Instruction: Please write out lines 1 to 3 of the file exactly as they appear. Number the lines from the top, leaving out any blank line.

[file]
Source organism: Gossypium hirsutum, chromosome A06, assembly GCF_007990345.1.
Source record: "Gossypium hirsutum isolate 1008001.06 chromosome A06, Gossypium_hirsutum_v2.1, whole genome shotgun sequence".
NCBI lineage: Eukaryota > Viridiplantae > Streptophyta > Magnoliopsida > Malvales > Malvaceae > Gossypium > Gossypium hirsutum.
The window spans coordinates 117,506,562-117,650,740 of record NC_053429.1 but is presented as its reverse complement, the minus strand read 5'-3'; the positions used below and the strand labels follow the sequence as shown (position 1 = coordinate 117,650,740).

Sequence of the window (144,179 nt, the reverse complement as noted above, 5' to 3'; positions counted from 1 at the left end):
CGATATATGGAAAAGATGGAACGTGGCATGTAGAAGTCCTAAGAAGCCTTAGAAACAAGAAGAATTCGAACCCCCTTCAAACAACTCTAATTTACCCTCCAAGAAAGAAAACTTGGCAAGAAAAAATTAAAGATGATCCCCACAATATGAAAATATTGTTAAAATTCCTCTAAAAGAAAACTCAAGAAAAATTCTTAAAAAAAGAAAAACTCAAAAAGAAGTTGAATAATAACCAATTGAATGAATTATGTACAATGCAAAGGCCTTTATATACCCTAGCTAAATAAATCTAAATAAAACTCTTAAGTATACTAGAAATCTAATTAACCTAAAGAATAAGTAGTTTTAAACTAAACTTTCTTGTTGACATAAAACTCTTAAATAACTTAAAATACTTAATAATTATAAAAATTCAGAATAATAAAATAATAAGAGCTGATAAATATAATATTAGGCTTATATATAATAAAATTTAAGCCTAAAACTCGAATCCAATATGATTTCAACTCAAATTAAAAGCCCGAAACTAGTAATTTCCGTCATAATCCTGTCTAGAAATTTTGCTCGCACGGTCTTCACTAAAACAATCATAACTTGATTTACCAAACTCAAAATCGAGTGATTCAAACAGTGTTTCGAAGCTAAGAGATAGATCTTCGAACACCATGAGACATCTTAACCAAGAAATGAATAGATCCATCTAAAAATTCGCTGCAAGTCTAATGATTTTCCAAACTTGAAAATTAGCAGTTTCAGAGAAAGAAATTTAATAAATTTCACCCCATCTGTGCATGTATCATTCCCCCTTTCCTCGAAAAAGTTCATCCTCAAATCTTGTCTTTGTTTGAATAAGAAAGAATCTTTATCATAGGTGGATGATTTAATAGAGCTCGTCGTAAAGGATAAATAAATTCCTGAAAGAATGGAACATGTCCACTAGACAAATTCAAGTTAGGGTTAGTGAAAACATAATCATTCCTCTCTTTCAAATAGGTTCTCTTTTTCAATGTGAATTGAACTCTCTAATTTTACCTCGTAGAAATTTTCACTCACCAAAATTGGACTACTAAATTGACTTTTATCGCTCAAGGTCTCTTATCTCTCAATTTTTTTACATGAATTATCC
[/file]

Source organism: Gossypium hirsutum, chromosome A06, assembly GCF_007990345.1.
Source record: "Gossypium hirsutum isolate 1008001.06 chromosome A06, Gossypium_hirsutum_v2.1, whole genome shotgun sequence".
NCBI lineage: Eukaryota > Viridiplantae > Streptophyta > Magnoliopsida > Malvales > Malvaceae > Gossypium > Gossypium hirsutum.